Haiyuan Earthquake (1920): Eyewitness Accounts, Deaths, and Other Facts
An earthquake measuring 8.6 on the Richter scale in Haiyuan county China earthquake province killed 180,000 people on December 16, 1920. Another 20,000 people lost their homes to the freezing cold.
The 1920 Haiyuan earthquake was the strongest and deadliest the world had ever experienced. This seismic disaster, of epic proportions and dramatic relief changes, can be compared to the great Chilean earthquake of 1960, when “the mountains moved,” as the survivors put it.
More than 200,000 people died in the Haiyuan earthquake. Gaping cracks opened up in the soil, cities were destroyed to the last brick, even traces of streets disappeared, powerful strata of rock began to literally flow down the slopes, crawling over each other, forming hills up to 30 meters high, and absorbing entire villages. Above the newly formed hills, the rivers were flooded with lakes.
The affected area was at the center of the fertile dust brought by winds from the Gobi Desert and the Siberian steppes since the early Quaternary and accumulated in the huge loess strata on the lands of eastern China. Fertile soils led to high population densities in these areas, which can also explain a large number of casualties during the Chinese earthquake.
In addition to the devastation caused by the Haiyuan county, China earthquake, and the collapses, the situation was exacerbated by the landslides it provoked. Hansu is a mountainous region, and there are many caves with deposits of loses, very fine and mobile sand. When the Haiyuan earthquake of 1920 set these layers in motion, they rushed down the mountainsides like streams of water, carrying with them heavy blocks of stone and giant chunks of peat and turf.
That night, it was the sand that proved to be the main culprit for the loss of life. Not only did the thicknesses of sand move in hills, burying people in the open, but they also mauled tens of thousands of cave dwellers alive (in that area, people often dug their homes into the loose hillsides, which is easier and disproportionately cheaper than building an ordinary house).
Only in one capacious cave was the famous Muslim prophet Ma the Blessed and three hundred of his followers cut off from the world and condemned to a slow, agonizing death. For a month the relatives and coreligionists of the dead had been digging up the cover, but all their efforts were in vain.
The earthquake occurred just as night fell, and the cold forced almost the entire population to take shelter. At 7:30 p.m. a dull noise was heard coming from the north.
Here is what one missionary recounts of his personal experience:
“When I heard the noise, I thought it was an earthquake, so I put out the lamp and ran out of the house. But as soon as I got to the street, I felt a terrible blow to my back. With my legs spread wide apart, like a drunkard trying to keep his balance, I felt the strong rotational motion of the earth beneath me; the next day, all the few statues that had not fallen from their pedestals found themselves turned to face the wall.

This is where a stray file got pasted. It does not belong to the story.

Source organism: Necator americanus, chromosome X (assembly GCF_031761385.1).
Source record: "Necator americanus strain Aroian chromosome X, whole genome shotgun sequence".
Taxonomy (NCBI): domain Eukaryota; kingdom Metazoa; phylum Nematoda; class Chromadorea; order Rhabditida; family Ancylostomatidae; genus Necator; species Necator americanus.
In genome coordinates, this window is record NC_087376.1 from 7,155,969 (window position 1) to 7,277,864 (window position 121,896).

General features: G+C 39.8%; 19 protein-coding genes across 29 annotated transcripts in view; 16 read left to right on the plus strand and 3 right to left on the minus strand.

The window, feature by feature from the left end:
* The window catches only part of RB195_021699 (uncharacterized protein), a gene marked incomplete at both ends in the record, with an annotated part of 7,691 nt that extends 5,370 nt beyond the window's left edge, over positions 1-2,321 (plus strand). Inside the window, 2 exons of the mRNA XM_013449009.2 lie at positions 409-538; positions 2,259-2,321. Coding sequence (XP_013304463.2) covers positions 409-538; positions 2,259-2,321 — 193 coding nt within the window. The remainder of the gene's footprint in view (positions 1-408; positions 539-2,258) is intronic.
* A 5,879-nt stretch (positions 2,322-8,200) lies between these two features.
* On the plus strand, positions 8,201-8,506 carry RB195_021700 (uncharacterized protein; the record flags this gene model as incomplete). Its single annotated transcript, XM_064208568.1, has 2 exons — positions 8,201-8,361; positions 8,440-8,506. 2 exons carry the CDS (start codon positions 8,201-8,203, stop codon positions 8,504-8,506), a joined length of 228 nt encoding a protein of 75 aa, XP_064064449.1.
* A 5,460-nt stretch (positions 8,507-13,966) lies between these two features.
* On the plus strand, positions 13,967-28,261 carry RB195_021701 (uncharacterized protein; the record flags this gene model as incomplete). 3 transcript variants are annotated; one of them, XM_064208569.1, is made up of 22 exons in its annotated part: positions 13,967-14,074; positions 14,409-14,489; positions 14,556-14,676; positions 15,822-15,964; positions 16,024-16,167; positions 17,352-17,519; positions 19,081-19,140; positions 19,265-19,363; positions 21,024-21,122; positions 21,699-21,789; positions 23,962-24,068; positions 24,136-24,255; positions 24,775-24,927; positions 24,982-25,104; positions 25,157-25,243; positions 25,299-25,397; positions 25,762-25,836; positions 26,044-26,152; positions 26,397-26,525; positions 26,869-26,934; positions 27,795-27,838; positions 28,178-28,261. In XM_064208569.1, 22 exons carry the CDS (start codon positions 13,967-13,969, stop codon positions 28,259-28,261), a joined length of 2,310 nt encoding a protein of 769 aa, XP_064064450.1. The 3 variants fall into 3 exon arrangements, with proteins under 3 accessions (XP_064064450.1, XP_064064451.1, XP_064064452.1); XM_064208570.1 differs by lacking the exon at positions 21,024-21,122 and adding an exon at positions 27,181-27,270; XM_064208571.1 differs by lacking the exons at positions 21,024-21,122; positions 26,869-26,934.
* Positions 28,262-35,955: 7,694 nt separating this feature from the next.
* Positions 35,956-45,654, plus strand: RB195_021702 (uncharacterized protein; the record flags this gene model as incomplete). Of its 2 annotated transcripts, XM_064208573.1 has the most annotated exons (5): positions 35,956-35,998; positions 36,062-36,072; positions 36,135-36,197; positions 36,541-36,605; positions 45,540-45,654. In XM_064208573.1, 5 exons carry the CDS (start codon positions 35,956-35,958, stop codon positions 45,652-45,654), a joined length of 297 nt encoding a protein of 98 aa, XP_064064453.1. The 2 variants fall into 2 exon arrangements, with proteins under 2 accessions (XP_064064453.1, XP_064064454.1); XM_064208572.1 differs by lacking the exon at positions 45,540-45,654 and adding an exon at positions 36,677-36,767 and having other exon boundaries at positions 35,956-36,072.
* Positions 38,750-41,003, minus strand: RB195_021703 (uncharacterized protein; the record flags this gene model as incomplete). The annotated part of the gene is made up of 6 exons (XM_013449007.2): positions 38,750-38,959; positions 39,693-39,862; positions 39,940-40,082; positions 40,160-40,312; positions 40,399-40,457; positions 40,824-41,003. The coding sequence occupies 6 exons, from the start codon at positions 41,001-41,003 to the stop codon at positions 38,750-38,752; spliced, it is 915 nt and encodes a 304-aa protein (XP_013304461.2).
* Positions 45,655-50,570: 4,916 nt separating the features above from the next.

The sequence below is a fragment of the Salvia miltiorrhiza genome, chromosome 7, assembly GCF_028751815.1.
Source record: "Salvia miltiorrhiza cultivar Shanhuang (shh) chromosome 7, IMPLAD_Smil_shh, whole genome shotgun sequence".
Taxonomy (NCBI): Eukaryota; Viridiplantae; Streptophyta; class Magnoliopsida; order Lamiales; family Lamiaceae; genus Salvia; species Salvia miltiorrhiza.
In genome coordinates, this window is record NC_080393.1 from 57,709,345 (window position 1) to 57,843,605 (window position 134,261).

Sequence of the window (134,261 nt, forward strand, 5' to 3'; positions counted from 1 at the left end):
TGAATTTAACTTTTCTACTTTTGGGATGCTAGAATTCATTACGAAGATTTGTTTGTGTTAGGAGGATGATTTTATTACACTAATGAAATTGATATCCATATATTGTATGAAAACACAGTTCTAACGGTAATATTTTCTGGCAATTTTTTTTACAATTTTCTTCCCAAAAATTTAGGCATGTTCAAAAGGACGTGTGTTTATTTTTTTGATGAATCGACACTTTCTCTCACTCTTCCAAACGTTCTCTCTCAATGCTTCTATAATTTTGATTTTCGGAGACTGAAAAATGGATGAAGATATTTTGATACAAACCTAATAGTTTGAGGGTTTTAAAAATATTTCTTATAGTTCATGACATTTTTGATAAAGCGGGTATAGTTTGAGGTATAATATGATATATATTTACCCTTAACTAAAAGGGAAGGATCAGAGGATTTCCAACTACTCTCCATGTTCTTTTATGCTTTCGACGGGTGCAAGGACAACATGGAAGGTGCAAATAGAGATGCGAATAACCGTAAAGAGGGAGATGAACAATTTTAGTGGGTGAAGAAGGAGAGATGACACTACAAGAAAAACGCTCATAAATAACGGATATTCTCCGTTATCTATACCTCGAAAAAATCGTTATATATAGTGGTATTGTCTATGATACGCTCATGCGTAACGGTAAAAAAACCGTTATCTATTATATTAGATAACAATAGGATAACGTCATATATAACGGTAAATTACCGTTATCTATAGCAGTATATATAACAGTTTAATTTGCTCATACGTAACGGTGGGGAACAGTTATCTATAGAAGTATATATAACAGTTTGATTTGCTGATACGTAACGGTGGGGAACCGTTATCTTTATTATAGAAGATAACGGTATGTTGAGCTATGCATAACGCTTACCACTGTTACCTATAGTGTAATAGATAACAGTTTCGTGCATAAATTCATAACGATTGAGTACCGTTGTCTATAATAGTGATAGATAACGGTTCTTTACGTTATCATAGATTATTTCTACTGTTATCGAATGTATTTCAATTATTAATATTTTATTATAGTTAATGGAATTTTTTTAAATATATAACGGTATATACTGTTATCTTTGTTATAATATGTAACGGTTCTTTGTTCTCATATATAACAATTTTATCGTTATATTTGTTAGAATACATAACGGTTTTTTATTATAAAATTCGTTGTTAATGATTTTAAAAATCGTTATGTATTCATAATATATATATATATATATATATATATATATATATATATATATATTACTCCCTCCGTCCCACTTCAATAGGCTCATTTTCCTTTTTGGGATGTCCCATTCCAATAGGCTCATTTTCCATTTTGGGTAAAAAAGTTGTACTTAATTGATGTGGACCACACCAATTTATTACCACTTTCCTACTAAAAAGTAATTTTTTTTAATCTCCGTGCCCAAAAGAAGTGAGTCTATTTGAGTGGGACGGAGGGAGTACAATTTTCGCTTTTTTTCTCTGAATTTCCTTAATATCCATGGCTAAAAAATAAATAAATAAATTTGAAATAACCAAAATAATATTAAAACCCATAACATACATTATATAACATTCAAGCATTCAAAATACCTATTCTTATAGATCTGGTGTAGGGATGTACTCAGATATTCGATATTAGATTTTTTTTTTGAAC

This first and most violent tremor lasted two minutes, and it was followed so quickly by five or six others that it was almost impossible to separate them one from the other.
There is, therefore, no wonder that my brethren think that there was only one long shaking that lasted for 6 to 8 minutes: the shocks were one after another every few seconds, accompanied by a deafening roar of crashing buildings, shouts of people and roars of animals coming from under the debris. The screams were horrible to hear. They will never be forgotten!
After this most terrible tremor the shaking continued until after midnight, at first every 10-15 minutes, then 15-20, and finally, 20-25, accompanied by a strong underground rumbling. After midnight, the shocks still continued, but gradually weakened and at intervals of 30-40 minutes. About 3-4 in the morning an unusually strong wind rose, and the next day behind an ominous gray-blue veil of fog it was impossible to distinguish even the mountains rising opposite…”.
The resulting Kansu China landslide of 1920 was even more tremendous than those later in Chile. In what became known as Death Valley, seven gigantic landslides sliced the mountainsides and buried farms and villages beneath them.
The Legendary House That Traveled 800 Meters and Remained Intact
One house caught in a Kansu China landslide in 1920 was carried on a moving mass of rock and somehow miraculously remained on the surface. So it traveled more than 800 meters downstream of the avalanche until two other Kansu China landslides in 1920, moving from the sides, crossed its path and forced it to change direction. Then the avalanche traveled down a small side valley and climbed up it for almost a whole kilometer.
At dawn, a monstrous picture opened up before them: the mountains had “shifted,” and they no longer recognized their native places. Nearby, a 400-meter-long stretch of road along with the tall poplars that bordered it had moved down a thousand and a half meters, virtually unchanged. The trees stood along the road as before. But elsewhere, lakes appeared instead of hills, and valleys turned into hills. This is the worst disaster of the 1920s. The Haiyuan earthquake (1920) damage cost is hard to calculate. We sincerely hope that such a tragedy will not happen again in China.